Energy Calibration Standards
What purpose does the calibration standard serve?
Most EXAFS beamlines use double crystal monochromators. A DCM consists of two parallel crystal planes. These planes are rotated to present the crystals to the incoming white beam at specified angles. The angle is chosen such that the crystals meet the Bragg condition for the desired energy. The energy dependence of the EXAFS signal thus is obtained by scanning the DCM through an angular range corresponding to the energy range of the experiment.
In an ideal EXAFS experiment, the DCM would return to the exact starting angle of each scan. In practice, there are a number of reasons that a DCM might not return to the exact right position. For example, if a DCM is driven by a stepper motor, steps might be lost – either in the signal chain or in the mechanical coupling. Or a DCM might change temperature between scans such that the lattice constant of the crystal changes. In either case, the actual energy range measured in successive scans might be slightly different.
In order to interpret scans measured under these conditions, it is essential that the data can be aligned in energy. That is, we need a way to post-process the data to correct for any variations in the behavior of the DCM. (When building a beamline from scratch, it is a good idea to use an encoder on the Bragg angle axis and use encoder position to determine your energy. In this way, energy calibration post-processing is often not necessary.)
The most common solution is to measure a reference standard in parallel with the measurement on your sample. Measured in parallel, it is guaranteed that the standard and the sample share an energy axis in the resulting data file. If the same standard is measured with each different sample, then we have a way of aligning our data. If we align the reference spectra and use the same shift in energy to correct the associated sample spectra, then we know that our sample spectra are aligned precisely. This has been integrated in most data analysis software packages.
How is the calibration standard used?
Transmission reference chamber
The most common method of measuring a calibration reference is to place a calibration standard after the ion chamber used to measure the transmission signal. This is followed by another ion chamber, often called the reference chamber. In Figure 1, you can see that two ion chambers are placed after the sample.
The reference signal, then, is a transmission EXAFS measurement using IT to measure the incident intensity and IR to measure the transmitted intensity through the reference sample. The signals from these two detectors are written to the same data file as the rest of the signals measured in the experiment. The reference is measured completely in parallel with the sample and the data from the IR detector is measured on the exact same same energy axis as the data from the sample.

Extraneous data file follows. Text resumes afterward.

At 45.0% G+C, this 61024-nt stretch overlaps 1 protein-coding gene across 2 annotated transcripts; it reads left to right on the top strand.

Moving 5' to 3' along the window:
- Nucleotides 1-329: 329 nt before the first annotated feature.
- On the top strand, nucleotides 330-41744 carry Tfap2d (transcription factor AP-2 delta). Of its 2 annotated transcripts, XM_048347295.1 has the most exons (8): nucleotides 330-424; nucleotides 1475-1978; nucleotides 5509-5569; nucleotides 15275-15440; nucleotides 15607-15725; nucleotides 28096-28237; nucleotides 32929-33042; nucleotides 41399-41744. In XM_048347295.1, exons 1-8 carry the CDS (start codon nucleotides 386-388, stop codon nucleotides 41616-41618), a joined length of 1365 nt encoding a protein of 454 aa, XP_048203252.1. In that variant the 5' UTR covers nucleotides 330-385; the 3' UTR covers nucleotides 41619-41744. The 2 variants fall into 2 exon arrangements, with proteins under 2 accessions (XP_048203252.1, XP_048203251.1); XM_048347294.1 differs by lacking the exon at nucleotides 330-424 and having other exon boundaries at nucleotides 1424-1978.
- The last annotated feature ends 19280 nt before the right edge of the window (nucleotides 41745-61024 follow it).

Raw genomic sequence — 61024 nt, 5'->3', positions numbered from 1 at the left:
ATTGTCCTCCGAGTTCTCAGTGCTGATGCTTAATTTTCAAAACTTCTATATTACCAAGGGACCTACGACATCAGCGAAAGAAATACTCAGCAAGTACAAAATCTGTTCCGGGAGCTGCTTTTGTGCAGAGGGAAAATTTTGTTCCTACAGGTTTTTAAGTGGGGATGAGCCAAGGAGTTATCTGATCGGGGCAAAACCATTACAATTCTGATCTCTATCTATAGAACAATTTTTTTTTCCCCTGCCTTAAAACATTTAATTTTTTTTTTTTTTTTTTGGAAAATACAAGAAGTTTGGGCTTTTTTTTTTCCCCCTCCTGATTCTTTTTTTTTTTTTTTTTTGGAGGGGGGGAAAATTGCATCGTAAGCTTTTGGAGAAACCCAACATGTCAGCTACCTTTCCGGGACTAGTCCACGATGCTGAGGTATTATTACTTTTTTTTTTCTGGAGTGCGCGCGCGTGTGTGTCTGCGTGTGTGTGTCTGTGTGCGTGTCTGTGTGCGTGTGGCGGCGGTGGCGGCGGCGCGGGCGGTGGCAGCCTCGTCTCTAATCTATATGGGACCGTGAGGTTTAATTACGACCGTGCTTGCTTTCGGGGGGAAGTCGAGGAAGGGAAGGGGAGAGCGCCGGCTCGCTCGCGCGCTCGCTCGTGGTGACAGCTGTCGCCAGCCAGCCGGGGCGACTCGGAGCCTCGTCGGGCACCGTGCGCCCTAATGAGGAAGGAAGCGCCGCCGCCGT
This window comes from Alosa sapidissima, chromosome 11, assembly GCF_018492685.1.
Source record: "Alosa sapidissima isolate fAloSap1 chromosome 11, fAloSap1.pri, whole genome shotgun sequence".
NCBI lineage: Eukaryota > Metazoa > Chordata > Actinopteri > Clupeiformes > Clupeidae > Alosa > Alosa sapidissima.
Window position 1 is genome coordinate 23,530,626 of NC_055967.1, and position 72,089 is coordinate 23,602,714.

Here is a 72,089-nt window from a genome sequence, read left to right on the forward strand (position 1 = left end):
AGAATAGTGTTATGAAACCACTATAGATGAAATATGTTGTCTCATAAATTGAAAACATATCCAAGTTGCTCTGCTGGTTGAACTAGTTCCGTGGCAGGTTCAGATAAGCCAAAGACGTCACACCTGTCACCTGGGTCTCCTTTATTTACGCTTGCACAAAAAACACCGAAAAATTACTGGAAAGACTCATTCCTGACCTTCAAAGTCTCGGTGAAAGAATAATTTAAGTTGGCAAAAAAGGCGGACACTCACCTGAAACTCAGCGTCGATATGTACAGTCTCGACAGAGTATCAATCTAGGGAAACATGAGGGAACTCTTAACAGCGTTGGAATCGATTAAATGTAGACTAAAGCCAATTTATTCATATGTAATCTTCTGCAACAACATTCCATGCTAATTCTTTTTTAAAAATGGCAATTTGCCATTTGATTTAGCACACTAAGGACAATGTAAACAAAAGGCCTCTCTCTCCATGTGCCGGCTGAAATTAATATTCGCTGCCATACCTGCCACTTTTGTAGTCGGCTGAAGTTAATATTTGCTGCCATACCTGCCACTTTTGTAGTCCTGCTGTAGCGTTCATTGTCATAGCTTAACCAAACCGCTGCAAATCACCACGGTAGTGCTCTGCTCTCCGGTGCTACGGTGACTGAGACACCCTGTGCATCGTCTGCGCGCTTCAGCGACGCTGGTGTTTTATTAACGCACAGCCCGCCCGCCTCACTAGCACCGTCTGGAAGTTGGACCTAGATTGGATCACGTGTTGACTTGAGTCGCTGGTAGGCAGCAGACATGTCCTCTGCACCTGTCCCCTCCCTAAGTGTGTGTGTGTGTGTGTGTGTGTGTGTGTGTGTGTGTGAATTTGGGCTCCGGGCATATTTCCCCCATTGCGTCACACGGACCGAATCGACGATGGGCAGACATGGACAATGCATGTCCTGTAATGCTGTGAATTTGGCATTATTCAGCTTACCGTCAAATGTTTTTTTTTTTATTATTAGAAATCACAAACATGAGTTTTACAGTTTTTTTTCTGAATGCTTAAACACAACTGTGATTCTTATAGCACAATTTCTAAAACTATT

If the same standard is used in every measurement of every sample, then it can be used to align all data to a common energy axis. With the parallel reference measurement, this energy alignment can be performed unambiguously regardless of the quality of the data from the sample and regardless of the valence state of the sample. Thus changes in edge position as a function of valence state can be measured with high precision.
The quality of the data measured on the reference channel is often rather suspect. This cannot be avoided in many situations. If the sample or its containment is highly absorbing, there may not be many photons left by the time they get to the IR chamber. What’s more, the signal on IT is used to measure the intensity incident on the standard. The IT signal, however, is almost certainly changing due to the absorption of the sample itself. The IR signal is, therefore, quite sensitive to the homogeneity and linearity of all other parts of the experiment. It is relatively rare that the reference measurement is of similar quality to a proper EXAFS measurement on that same material. This is not a catastrophe, though, because the only part of the reference signal that matters is the bit around the edge. That is the part that is used to define the energy calibration. Since the edge is the most swiftly varying part of the data, it can be used to good effect for energy calibration even if the reference data are of poor overall quality.
Scattered radiation detector
In many situations, a transmission measurement cannot be made for the energy calibration. For instance, if a sample is too thick to allow the x-rays through, a fluorescence measurement can be made on the sample but the IT and IR chambers will not see any photons. One solution to the problem was proposed here: J.O. Cross and A.I. Frenkel, Use of scattered radiation for absolute x-ray energy calibration, Rev. Sci. Instrum. 70, 38 (1999)
In this solution, a sheet of Kapton or aluminum is placed in the beam path before the sample. The bulk of the photons pass through this sheet to hit the sample. Some of the photons are elastically scattered by the sheet. A PIN diode is pointed at the sheet and a reference standard is placed in front of the diode. Since the elastic scatter is of the same energy as the incident photons, the PIN diode is measuring transmission EXAFS through the standard, albeit with rather low flux.
Typically, the signal on the PIN diode is very poor. If the edge can be clearly detected, then the poor quality of the remaining data is irrelevant. As long as the edge position is sufficiently clear to allow for energy alignment of the data, this scheme works well.
Although the PIN diode solution has been implemented at bending magnet beamlines (Julie and Anatoly did their demonstration of principle at beamline X23b at the old NSLS), this scheme works much better at an insertion device beamline. The added flux from the insertion device helps overcome the flux limitations of the scattered signal.